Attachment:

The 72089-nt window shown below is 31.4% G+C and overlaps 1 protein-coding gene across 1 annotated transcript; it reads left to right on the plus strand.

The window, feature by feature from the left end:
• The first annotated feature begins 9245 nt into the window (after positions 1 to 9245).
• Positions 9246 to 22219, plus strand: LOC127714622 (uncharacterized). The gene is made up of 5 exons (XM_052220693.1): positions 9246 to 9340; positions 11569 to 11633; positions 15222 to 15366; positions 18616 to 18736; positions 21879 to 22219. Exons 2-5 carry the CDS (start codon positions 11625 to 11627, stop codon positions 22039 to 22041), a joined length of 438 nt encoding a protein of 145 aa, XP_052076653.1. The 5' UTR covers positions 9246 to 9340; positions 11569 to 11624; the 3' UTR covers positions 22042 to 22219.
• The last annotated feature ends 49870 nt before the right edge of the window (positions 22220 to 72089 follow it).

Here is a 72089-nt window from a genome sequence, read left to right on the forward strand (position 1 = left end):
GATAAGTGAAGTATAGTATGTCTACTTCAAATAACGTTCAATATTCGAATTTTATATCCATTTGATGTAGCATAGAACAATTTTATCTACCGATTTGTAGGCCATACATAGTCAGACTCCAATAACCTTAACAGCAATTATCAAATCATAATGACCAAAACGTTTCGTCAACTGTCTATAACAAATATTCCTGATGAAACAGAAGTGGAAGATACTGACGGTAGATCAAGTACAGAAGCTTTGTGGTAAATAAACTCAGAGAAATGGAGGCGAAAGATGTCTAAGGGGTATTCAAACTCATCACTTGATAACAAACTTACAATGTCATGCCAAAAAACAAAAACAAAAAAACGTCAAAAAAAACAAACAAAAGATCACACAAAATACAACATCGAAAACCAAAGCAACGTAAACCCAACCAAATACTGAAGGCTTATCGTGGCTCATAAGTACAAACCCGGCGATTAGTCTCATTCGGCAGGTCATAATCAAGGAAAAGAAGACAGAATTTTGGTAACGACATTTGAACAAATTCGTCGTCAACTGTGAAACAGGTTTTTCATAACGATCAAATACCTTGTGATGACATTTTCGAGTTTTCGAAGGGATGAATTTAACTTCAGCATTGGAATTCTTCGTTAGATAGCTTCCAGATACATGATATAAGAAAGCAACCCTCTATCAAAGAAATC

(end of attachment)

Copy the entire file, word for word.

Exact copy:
The 72089-nt window shown below is 31.4% G+C and overlaps 1 protein-coding gene across 1 annotated transcript; it reads left to right on the plus strand.

The window, feature by feature from the left end:
• The first annotated feature begins 9245 nt into the window (after positions 1 to 9245).
• Positions 9246 to 22219, plus strand: LOC127714622 (uncharacterized). The gene is made up of 5 exons (XM_052220693.1): positions 9246 to 9340; positions 11569 to 11633; positions 15222 to 15366; positions 18616 to 18736; positions 21879 to 22219. Exons 2-5 carry the CDS (start codon positions 11625 to 11627, stop codon positions 22039 to 22041), a joined length of 438 nt encoding a protein of 145 aa, XP_052076653.1. The 5' UTR covers positions 9246 to 9340; positions 11569 to 11624; the 3' UTR covers positions 22042 to 22219.
• The last annotated feature ends 49870 nt before the right edge of the window (positions 22220 to 72089 follow it).

Here is a 72089-nt window from a genome sequence, read left to right on the forward strand (position 1 = left end):
GATAAGTGAAGTATAGTATGTCTACTTCAAATAACGTTCAATATTCGAATTTTATATCCATTTGATGTAGCATAGAACAATTTTATCTACCGATTTGTAGGCCATACATAGTCAGACTCCAATAACCTTAACAGCAATTATCAAATCATAATGACCAAAACGTTTCGTCAACTGTCTATAACAAATATTCCTGATGAAACAGAAGTGGAAGATACTGACGGTAGATCAAGTACAGAAGCTTTGTGGTAAATAAACTCAGAGAAATGGAGGCGAAAGATGTCTAAGGGGTATTCAAACTCATCACTTGATAACAAACTTACAATGTCATGCCAAAAAACAAAAACAAAAAAACGTCAAAAAAAACAAACAAAAGATCACACAAAATACAACATCGAAAACCAAAGCAACGTAAACCCAACCAAATACTGAAGGCTTATCGTGGCTCATAAGTACAAACCCGGCGATTAGTCTCATTCGGCAGGTCATAATCAAGGAAAAGAAGACAGAATTTTGGTAACGACATTTGAACAAATTCGTCGTCAACTGTGAAACAGGTTTTTCATAACGATCAAATACCTTGTGATGACATTTTCGAGTTTTCGAAGGGATGAATTTAACTTCAGCATTGGAATTCTTCGTTAGATAGCTTCCAGATACATGATATAAGAAAGCAACCCTCTATCAAAGAAATC